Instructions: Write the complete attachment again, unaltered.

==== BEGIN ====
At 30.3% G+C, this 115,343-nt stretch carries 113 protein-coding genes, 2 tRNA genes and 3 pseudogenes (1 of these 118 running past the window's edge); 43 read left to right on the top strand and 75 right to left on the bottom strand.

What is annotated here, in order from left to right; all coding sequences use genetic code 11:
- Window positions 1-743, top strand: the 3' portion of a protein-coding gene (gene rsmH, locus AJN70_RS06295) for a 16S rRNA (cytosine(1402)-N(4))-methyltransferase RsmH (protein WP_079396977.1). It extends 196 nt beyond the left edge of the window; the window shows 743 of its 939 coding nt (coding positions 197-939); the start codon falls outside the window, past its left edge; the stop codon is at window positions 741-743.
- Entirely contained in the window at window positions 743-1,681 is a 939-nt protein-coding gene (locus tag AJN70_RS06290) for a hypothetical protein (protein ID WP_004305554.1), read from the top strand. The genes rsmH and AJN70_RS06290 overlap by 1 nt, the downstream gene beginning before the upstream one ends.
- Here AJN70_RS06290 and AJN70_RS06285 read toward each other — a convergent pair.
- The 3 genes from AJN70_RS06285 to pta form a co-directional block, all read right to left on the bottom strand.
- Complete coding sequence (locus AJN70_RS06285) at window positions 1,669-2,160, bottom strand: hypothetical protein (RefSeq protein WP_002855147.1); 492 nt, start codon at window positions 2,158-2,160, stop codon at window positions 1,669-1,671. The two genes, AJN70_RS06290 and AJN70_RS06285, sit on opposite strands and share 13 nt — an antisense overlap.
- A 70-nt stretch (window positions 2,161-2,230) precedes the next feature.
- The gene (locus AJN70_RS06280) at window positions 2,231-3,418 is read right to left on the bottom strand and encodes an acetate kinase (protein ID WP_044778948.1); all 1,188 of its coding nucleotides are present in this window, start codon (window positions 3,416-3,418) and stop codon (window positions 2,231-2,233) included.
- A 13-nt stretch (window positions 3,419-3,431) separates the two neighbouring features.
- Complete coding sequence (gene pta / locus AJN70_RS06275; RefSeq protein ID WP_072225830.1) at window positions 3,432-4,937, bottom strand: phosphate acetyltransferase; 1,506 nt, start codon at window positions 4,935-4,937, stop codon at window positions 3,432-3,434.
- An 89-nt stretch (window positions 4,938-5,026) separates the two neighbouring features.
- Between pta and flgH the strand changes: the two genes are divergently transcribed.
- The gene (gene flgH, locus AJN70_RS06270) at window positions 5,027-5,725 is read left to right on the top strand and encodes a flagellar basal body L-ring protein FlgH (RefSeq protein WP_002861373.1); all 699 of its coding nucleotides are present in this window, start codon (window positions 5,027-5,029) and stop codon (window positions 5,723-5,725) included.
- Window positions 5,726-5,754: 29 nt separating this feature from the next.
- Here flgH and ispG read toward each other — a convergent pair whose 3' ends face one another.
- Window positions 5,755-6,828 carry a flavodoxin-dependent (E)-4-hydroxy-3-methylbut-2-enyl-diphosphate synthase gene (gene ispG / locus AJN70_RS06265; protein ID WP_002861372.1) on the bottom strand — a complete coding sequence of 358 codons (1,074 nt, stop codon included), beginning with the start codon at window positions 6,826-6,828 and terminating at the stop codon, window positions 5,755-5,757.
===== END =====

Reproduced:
At 30.3% G+C, this 115,343-nt stretch carries 113 protein-coding genes, 2 tRNA genes and 3 pseudogenes (1 of these 118 running past the window's edge); 43 read left to right on the top strand and 75 right to left on the bottom strand.

What is annotated here, in order from left to right; all coding sequences use genetic code 11:
- Window positions 1-743, top strand: the 3' portion of a protein-coding gene (gene rsmH, locus AJN70_RS06295) for a 16S rRNA (cytosine(1402)-N(4))-methyltransferase RsmH (protein WP_079396977.1). It extends 196 nt beyond the left edge of the window; the window shows 743 of its 939 coding nt (coding positions 197-939); the start codon falls outside the window, past its left edge; the stop codon is at window positions 741-743.
- Entirely contained in the window at window positions 743-1,681 is a 939-nt protein-coding gene (locus tag AJN70_RS06290) for a hypothetical protein (protein ID WP_004305554.1), read from the top strand. The genes rsmH and AJN70_RS06290 overlap by 1 nt, the downstream gene beginning before the upstream one ends.
- Here AJN70_RS06290 and AJN70_RS06285 read toward each other — a convergent pair.
- The 3 genes from AJN70_RS06285 to pta form a co-directional block, all read right to left on the bottom strand.
- Complete coding sequence (locus AJN70_RS06285) at window positions 1,669-2,160, bottom strand: hypothetical protein (RefSeq protein WP_002855147.1); 492 nt, start codon at window positions 2,158-2,160, stop codon at window positions 1,669-1,671. The two genes, AJN70_RS06290 and AJN70_RS06285, sit on opposite strands and share 13 nt — an antisense overlap.
- A 70-nt stretch (window positions 2,161-2,230) precedes the next feature.
- The gene (locus AJN70_RS06280) at window positions 2,231-3,418 is read right to left on the bottom strand and encodes an acetate kinase (protein ID WP_044778948.1); all 1,188 of its coding nucleotides are present in this window, start codon (window positions 3,416-3,418) and stop codon (window positions 2,231-2,233) included.
- A 13-nt stretch (window positions 3,419-3,431) separates the two neighbouring features.
- Complete coding sequence (gene pta / locus AJN70_RS06275; RefSeq protein ID WP_072225830.1) at window positions 3,432-4,937, bottom strand: phosphate acetyltransferase; 1,506 nt, start codon at window positions 4,935-4,937, stop codon at window positions 3,432-3,434.
- An 89-nt stretch (window positions 4,938-5,026) separates the two neighbouring features.
- Between pta and flgH the strand changes: the two genes are divergently transcribed.
- The gene (gene flgH, locus AJN70_RS06270) at window positions 5,027-5,725 is read left to right on the top strand and encodes a flagellar basal body L-ring protein FlgH (RefSeq protein WP_002861373.1); all 699 of its coding nucleotides are present in this window, start codon (window positions 5,027-5,029) and stop codon (window positions 5,723-5,725) included.
- Window positions 5,726-5,754: 29 nt separating this feature from the next.
- Here flgH and ispG read toward each other — a convergent pair whose 3' ends face one another.
- Window positions 5,755-6,828 carry a flavodoxin-dependent (E)-4-hydroxy-3-methylbut-2-enyl-diphosphate synthase gene (gene ispG / locus AJN70_RS06265; protein ID WP_002861372.1) on the bottom strand — a complete coding sequence of 358 codons (1,074 nt, stop codon included), beginning with the start codon at window positions 6,826-6,828 and terminating at the stop codon, window positions 5,755-5,757.